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Soon after Congress reconvenes next month, negotiators from the U.S. House and Senate will send to the full Congress customs legislation setting new rules for promoting trans-national trade and protecting our industry and interests.

I expect to support the Trade Facilitation and Trade Enforcement Act of 2015, in no small part because it will contain long overdue provisions I negotiated to identify and deal with nations which manipulate their currency to the detriment of the United States and American workers.

Currency manipulation, the practice of artificially undervaluing a nation's currency to promote its own exports and inflate the cost of imports, is the dark underbelly of free trade. And it has, for decades, unfairly limited the overseas market share of American manufacturers. No one understands this better than the residents of Southeast Michigan. Currency manipulation by some of the most egregious offenders — China, Japan and South Korea — has curtailed overseas sales by domestic automakers while flooding the U.S. market with cheaper imports and has had a devastating impact on our region and the domestic manufacturing generally.

The new customs bill will, for the first time, set specific criteria to define currency manipulation and require the U.S. Treasury to publicly report manipulators. Further, the legislation requires the executive branch to engage with violators and take action against those who refuse to enact corrective measures.

Importantly, the anti-manipulation protections will apply across the board, to all countries with whom we trade, whether or not that trade is conducted within the framework of a formal agreement like NAFTA or the Trans Pacific Partnership currently being negotiated.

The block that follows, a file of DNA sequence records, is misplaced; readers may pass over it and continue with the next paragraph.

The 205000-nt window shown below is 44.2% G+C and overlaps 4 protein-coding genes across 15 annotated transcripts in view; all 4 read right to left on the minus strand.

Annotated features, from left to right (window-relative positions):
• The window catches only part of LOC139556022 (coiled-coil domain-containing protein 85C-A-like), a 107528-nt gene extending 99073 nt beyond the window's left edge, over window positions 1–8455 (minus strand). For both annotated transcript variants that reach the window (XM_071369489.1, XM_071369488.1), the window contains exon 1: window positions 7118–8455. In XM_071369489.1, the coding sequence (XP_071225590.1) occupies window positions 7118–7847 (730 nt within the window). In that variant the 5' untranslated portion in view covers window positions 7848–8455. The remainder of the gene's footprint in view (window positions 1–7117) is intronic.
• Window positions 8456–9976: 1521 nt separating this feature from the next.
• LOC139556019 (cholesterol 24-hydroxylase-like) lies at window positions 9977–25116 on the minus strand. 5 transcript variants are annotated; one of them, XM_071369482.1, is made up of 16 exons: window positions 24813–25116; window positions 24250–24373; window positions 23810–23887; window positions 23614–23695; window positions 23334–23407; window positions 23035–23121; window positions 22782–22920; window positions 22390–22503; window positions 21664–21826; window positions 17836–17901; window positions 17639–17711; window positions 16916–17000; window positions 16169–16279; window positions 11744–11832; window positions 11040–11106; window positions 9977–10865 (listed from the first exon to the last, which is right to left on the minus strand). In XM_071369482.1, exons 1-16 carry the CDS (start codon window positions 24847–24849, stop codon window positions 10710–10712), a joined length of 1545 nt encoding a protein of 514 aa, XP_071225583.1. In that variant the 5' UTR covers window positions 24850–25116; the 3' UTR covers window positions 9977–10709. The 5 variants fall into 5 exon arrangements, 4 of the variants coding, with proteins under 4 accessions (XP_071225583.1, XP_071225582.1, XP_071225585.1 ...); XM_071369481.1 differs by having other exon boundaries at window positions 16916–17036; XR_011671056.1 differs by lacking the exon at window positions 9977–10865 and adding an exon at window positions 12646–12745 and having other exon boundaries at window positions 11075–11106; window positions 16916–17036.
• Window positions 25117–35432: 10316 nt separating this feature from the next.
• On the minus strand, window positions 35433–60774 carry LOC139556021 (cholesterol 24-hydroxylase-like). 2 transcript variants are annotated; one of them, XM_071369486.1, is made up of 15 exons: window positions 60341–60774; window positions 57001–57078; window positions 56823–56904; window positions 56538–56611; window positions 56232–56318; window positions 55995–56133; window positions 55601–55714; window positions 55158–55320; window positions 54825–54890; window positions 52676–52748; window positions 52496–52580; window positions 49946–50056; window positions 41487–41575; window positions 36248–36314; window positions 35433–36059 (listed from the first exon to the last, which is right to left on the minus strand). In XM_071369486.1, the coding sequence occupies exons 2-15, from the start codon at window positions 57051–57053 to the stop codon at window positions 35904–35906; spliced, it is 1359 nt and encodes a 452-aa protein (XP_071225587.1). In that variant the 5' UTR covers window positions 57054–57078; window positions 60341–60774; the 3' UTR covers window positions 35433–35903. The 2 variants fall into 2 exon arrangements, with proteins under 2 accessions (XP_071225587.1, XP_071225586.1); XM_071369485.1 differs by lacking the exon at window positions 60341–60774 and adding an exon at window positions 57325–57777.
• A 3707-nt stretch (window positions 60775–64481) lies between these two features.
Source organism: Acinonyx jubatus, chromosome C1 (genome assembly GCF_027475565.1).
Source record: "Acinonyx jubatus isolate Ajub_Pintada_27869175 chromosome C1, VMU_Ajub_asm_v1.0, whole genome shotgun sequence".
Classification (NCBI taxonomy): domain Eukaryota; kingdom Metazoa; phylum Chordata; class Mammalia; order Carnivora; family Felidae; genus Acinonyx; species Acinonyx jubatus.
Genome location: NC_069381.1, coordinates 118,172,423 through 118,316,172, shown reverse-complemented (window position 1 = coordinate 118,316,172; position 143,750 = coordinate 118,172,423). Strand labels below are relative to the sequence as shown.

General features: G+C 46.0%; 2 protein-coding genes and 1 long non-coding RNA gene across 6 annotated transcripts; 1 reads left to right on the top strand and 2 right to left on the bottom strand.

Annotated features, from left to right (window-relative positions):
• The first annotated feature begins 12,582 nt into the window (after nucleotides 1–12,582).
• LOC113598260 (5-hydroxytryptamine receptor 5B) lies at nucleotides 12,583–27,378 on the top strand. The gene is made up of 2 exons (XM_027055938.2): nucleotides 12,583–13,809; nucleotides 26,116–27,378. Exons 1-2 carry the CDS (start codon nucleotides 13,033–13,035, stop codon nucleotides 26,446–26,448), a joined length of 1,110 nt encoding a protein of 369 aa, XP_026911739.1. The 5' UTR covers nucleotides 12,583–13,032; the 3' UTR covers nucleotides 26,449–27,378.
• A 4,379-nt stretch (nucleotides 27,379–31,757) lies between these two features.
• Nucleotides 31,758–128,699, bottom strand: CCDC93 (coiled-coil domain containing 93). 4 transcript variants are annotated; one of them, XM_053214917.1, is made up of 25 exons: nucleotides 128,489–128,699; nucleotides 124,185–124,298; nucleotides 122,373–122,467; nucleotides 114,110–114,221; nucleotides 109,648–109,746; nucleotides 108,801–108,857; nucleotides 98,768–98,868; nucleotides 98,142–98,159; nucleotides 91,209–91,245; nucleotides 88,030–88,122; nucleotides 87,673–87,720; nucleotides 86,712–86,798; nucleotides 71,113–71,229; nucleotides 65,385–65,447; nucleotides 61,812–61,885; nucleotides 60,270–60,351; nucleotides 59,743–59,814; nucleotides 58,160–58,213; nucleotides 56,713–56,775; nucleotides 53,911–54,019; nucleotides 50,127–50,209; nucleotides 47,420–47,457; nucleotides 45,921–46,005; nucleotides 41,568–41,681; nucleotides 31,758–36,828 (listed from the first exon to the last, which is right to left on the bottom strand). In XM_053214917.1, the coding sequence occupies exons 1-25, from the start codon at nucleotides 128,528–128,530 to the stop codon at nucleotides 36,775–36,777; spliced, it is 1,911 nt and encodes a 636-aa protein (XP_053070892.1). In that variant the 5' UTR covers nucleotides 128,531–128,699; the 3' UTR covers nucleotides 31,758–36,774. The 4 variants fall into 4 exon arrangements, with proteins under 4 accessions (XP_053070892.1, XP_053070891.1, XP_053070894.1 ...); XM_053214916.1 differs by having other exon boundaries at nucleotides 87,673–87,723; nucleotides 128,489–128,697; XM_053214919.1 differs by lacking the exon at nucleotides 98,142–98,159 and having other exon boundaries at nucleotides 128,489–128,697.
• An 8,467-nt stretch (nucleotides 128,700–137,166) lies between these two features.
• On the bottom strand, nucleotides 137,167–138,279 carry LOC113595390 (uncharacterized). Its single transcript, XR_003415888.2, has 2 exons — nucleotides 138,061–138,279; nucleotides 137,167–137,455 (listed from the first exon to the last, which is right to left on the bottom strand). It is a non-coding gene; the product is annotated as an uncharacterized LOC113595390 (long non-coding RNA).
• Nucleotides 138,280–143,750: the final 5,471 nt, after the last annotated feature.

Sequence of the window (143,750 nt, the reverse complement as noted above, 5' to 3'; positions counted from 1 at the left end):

Presidents from both political parties have traditionally opposed cracking down on currency manipulation out of fear that to do so could trigger a protectionist trade war or interfere with important diplomatic or national security initiatives. This measure, which preserves executive latitude for dealing with trading partners upon whom we depend for national security, will do neither.

For that reason, I am confident the Obama administration will endorse it as well.

I am also confident strong majorities in both the House and Senate will embrace this new approach to dealing with currency manipulators and at long last put our trading partners on notice that we will not stand by idly if they seek to game the marketplace.

Achieving these new protections required painstaking negotiation, and I am grateful for the cooperation of House Ways and Means Committee chairman Paul Ryan, and the efforts of our own Congressman Dave Trott, a tireless advocate for our home team.

But what I am most thankful for is that Congress is poised to give the highly-skilled, hardworking and patriotic Americans who make things the world wants to buy the chance they deserve to compete on a level playing field.

U.S. Rep. Candice Miller, R-Shelby Twp., represents Michigan’s 10th District.

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